One of the strangest aspects of online life is this sense of false intelligence we get from it. I guess it's a kind of human need, this need for connection, which one gets JUST ENOUGH OF through tweets or other changes to feel one actually being having a conversation – when most of the time, truth is, it's a fragment at best.
For instance: I've just "tweeted" Stephen Fry, after seeing on my Twitter page that he'd just landed in Russia and was waiting to "deplane". Even though I knew it was actually quite rude of me I could not quite stop myself from tweeting back, to take the mickey out of the term … when I know perfectly well 1) that I do not know him AT ALL, So what am I doing attacking what he says? And 2) "deplane" is a nasty verb but many do use it with a sort of post-modern twist. The illusion that one can fire a reply off to somebody one "knows" is held up by the way the conversation stream is managed and constructed. Stephen does not see my reply, because as far as I know he is not following me, but I still get the thrill of having what appears to be an exchange with a star.
If the gos is correct, this issue is acute in online dating. When you finally meet the person who's your online soul-mate, many people find themselves thinking they've already done the negotiating process which sustained inconvenience requires. Not true: the illusion e-mails and IMs have created is forceful enough to make you forget you've barely met and may be different in person. So many expectations – likely to have been carefully stage-managed and worked into one's life to suit a personal agenda and schedule – are a heavy load for any new relationship. No wonder so many complain that online dating is full of sharks. Perhaps it's merely over-weighted by hopes and fantasy.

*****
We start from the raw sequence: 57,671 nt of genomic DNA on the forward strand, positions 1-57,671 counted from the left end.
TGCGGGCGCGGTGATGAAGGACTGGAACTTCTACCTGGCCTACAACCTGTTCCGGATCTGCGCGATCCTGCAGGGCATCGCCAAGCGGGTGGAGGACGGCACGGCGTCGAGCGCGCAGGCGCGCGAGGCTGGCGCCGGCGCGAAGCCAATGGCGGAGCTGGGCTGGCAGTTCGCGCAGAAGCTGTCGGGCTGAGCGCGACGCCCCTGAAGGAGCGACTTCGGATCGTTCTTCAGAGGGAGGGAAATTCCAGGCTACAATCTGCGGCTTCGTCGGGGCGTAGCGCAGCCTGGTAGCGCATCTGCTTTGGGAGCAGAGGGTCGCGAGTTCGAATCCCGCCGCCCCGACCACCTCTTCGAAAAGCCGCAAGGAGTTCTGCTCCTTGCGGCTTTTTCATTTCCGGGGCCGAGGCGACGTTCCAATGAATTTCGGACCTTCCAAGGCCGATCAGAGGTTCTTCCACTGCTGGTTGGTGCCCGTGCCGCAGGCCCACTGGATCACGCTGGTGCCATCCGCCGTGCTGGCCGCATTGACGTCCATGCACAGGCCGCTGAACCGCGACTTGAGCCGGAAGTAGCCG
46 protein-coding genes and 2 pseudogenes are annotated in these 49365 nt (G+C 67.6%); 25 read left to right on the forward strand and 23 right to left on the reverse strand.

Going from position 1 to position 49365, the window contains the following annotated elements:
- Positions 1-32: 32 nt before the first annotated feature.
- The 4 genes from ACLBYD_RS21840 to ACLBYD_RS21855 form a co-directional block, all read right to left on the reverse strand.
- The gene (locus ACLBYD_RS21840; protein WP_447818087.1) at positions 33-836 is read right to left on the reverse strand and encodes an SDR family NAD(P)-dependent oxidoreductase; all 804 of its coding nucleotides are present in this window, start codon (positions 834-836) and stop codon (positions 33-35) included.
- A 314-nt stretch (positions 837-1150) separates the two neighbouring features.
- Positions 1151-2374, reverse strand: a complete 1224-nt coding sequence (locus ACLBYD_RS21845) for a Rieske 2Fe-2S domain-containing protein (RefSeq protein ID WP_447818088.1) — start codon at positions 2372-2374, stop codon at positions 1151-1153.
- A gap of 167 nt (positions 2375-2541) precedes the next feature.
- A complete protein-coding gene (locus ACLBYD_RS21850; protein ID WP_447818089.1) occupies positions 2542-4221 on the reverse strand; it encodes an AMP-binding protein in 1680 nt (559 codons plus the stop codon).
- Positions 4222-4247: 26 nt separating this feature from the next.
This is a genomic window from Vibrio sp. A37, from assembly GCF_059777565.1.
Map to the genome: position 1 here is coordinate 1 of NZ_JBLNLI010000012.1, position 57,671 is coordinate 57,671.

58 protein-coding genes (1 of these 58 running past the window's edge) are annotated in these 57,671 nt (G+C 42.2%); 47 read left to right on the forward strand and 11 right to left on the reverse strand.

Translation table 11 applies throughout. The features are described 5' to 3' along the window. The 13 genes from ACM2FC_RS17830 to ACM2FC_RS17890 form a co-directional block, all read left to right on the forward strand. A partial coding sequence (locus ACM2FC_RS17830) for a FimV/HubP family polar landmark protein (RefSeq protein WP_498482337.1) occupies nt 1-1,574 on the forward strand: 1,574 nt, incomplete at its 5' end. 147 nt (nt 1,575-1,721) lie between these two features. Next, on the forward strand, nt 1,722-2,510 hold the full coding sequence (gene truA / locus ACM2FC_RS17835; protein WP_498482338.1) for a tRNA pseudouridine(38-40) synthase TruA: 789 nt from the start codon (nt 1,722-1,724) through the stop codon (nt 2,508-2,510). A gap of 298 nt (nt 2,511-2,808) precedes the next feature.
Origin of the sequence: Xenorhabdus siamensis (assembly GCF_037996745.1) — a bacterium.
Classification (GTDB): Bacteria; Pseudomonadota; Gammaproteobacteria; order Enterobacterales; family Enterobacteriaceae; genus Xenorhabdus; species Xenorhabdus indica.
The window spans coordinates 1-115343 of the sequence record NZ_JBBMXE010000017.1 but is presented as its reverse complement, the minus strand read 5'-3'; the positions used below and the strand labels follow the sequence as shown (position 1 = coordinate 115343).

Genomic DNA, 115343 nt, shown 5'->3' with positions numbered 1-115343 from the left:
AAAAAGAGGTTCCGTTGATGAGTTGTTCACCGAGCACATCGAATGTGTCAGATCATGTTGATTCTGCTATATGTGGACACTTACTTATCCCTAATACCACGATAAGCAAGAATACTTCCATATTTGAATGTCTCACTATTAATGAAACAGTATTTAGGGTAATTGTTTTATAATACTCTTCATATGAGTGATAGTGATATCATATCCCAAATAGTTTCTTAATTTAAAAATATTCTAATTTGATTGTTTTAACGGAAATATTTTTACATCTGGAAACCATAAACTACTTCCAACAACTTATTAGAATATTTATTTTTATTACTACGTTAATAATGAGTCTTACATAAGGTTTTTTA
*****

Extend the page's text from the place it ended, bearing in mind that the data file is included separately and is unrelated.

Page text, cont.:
But is this such a bad thing – or do we just need to understand it, keep it in mind, adapt our behavior accordingly? After all, it's likely to be here to stay, and there's no indication that the need to cyber-connect is going to go away.
ADHD "Attention span deficiency" is the disorder of the moment – but what if this were an adaptation, not a disorder at all? An adaptation to screen-living and relating, which requires rapid responding to disparate fragments of what's available in the environment.
Maybe these are the true children of the digital and TV ages, who – when brought into conventional settings – have no skills that match up. All they know how to do is press the remote …. So – I'm sorry, Stephen, will you forgive me? Or is is more likely that, by now, you too are on to something new and more interesting …
(C) 2009 Alex Brunel. All rights reserved.